Bridging the Gap: Evidence and Policy

08.05.2014 Blog

Recent years have seen a growth in the use of ‘evidence-based policy’, a movement which has grown out of the success of evidence based medicine, and healthcare research networks such as The Cochrane Collaboration. The idea is that social interventions will be far more effective if they are based on the most reliable academic research, which allows policy makers to pinpoint the most effective programs and replicate them. In order to provide a ‘bridging function’ between academics and policy makers, organisations have been established to collate and fund relevant research and also to make it easily accessible to policy makers. I recently conducted some research on these organisations, as part of Tepsie work on the ecosystem necessary to support social innovation.

One organisation that I looked at was The Campbell Collaboration, which was founded in 2000 as a sister organisation to Cochrane. It is an international research network hosted by the Norwegian Knowledge Centre for Health Sciences, and its mission is to ‘promote positive social change, by contributing to better-informed decisions and better-quality public and private services around the world”. Campbell prepares and disseminates systematic reviews of social science evidence in four interlinked fields: education, criminal justice, social welfare and international development. So far about one hundred reviews have been published, and a similar number are in progress.

Eamonn Noonan, executive director of the Collaboration, commented that “while Cochrane publishes many more reviews in medicine, this is a respectable number given the fields that we work in – fifty reviews on policing will capture many of the big issues in policing”. Recent review topics have included: ‘Restorative Justice Conferencing: Using Face-to-Face Meetings of Offenders and Victims: Effects on Offender Recidivism and Victim Satisfaction’ and ‘Educational and Skills-Based Interventions for Preventing Relationship and Dating Violence in Adolescents and Young Adults’.

The Abdul Latif Jameel Poverty Action Lab has similar objectives to the Campbell Collaboration, however its main area of interest is poverty alleviation. It has 92 affiliated professors who conduct rigorous evaluations of anti-poverty policies around the world in developed and developing countries, using randomised control trials. These are types of impact evaluations that use random assignment to allocate resources, run programs or apply policies as part of the study design. The main purpose of randomised evaluations is to determine whether a program has an impact, and more specifically, to quantify how large that impact is. J-PAL also has a team who liaise with policy makers to ensure that their research is reaching the right people, and another team who work on capacity building to spread the skills needed to conduct and understand randomised control trials.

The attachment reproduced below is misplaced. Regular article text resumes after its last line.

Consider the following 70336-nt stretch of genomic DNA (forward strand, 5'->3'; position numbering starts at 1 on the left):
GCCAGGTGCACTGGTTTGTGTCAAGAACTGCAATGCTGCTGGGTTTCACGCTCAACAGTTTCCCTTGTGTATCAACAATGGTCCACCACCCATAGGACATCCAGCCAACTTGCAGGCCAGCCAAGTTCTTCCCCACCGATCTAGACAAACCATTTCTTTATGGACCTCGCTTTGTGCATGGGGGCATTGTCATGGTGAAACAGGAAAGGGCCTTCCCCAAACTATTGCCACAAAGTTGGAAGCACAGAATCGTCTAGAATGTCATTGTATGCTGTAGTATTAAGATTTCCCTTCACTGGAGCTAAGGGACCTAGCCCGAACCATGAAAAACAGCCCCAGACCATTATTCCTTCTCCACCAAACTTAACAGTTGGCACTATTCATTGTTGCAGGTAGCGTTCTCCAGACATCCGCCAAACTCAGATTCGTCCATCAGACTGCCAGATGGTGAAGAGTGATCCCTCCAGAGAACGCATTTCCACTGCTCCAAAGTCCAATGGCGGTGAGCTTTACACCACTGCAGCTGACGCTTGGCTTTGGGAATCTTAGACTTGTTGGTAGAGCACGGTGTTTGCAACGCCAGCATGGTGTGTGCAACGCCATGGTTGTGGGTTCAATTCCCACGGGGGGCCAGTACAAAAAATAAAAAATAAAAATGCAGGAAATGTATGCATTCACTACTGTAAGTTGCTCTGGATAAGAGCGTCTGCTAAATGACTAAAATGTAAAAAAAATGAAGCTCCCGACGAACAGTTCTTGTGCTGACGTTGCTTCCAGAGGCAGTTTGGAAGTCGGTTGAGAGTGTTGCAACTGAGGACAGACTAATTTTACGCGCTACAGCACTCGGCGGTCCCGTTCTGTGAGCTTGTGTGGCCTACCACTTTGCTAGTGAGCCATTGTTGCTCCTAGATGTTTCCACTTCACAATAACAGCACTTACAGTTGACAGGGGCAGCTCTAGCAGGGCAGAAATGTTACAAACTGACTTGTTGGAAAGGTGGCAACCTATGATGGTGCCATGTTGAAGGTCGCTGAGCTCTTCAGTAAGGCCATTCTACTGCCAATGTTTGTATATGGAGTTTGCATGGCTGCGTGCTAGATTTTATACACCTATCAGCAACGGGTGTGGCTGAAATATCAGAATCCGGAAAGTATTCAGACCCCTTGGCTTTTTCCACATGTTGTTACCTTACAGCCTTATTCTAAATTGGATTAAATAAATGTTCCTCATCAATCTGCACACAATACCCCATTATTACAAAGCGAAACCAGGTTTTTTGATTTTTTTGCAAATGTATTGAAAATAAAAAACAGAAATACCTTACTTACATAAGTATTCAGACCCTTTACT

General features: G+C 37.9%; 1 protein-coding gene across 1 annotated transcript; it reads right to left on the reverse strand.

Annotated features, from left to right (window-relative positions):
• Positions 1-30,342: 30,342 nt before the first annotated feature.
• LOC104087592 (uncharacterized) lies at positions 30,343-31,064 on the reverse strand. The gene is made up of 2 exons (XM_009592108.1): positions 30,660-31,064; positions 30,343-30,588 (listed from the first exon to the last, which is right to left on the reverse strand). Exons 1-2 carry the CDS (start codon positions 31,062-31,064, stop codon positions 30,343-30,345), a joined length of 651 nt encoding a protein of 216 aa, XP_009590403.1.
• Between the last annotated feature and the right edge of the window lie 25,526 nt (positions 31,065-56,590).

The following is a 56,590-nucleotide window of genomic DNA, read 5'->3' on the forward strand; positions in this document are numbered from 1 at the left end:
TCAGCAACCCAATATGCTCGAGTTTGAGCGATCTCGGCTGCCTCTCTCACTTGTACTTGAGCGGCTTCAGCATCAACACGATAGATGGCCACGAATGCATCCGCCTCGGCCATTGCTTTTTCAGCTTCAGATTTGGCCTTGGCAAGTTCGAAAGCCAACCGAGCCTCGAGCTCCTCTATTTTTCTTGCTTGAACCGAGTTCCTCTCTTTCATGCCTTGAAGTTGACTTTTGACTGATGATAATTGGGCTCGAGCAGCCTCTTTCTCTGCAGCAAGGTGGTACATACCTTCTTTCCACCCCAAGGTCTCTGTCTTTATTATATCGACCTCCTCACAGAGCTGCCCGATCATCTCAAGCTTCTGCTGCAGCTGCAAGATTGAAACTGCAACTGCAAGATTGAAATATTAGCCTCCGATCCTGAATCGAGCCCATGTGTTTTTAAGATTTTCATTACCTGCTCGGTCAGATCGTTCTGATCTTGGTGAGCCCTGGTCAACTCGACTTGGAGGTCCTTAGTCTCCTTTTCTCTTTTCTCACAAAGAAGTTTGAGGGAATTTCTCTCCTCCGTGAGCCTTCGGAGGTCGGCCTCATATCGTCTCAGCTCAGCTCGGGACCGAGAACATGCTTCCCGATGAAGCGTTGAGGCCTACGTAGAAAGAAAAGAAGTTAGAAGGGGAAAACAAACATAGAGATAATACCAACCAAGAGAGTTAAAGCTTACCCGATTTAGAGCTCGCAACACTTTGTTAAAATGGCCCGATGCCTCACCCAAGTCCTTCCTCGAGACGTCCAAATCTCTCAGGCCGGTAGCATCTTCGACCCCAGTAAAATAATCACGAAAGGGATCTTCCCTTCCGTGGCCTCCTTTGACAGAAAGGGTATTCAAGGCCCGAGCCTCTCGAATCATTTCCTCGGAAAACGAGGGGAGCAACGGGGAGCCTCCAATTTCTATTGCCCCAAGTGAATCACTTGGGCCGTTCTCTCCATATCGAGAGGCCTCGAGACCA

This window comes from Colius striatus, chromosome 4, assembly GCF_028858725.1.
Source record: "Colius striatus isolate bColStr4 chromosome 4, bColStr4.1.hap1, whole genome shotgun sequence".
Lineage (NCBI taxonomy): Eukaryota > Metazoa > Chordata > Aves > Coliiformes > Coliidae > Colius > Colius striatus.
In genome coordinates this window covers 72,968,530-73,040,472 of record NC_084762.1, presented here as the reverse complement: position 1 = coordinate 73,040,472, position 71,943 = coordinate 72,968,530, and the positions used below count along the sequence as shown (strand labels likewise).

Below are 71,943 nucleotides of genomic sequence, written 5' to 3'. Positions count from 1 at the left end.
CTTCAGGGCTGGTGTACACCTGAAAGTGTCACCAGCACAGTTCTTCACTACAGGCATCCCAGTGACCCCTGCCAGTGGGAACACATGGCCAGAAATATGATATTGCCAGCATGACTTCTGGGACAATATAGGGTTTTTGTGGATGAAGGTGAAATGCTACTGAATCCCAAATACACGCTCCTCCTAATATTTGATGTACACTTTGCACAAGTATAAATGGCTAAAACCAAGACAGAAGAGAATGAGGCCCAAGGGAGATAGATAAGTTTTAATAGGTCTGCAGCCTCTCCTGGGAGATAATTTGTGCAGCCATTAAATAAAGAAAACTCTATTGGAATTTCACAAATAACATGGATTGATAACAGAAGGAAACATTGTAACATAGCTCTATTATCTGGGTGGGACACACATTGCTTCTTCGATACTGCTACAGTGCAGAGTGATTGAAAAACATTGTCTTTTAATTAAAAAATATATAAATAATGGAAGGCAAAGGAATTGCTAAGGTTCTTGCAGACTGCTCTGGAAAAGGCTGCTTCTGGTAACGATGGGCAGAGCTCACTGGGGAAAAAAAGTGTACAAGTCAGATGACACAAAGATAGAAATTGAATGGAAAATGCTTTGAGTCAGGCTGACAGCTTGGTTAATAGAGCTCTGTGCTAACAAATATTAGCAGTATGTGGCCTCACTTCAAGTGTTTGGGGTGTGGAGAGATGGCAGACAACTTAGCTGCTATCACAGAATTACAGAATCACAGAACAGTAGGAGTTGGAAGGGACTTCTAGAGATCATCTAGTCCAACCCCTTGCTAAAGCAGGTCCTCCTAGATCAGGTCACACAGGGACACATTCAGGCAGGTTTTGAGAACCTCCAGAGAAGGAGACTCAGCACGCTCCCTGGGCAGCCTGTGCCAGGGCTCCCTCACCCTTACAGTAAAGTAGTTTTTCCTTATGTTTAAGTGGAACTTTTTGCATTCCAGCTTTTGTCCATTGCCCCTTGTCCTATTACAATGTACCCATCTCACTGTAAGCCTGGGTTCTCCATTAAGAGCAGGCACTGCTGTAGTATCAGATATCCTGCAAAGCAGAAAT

J-PAL Europe was established in May 2007 to expand J-PAL’s advocacy work in Europe, and include European researchers in the J-PAL network. It is based at the Paris School of Economics and has just launched the SPARK network, or ‘Social Policy Analysis for Robust Knowledge’ in partnership with LSE Enterprise and Nesta. As part of SPARK, information and training sessions will be held for policy makers, support will be given in undertaking social policy research, and a network of stakeholders will be created.  Claire Walsh commented, “policy change doesn’t just come when results come in, you have to offer long-term support if you actually want policy to be changed in the end”. The SPARK network is part of a larger initiative from the EU Directorate General for Employment, Social Affairs and Inclusion to promote the benefits of social policy experimentation throughout the EU as a tool for social innovation.

It is clear that using evidence to inform policy is an approach that is here to stay, and one that has great promise in terms of scaling successful social interventions. Although the organisations profiled above were established independently of government, the UK is currently funding a network of ‘What Works’ centres to help inform government policy. These are in the fields of crime reduction, active and independent ageing, early intervention, educational attainment and local economic growth. These centres are the first example of a government taking steps to prioritise evidence-informed policy through a national approach, and it is likely that we will see much more of this kind of activity in years to come.

Photograph: Fred Zivacco, Participants in a J-PAL Europe capacity building course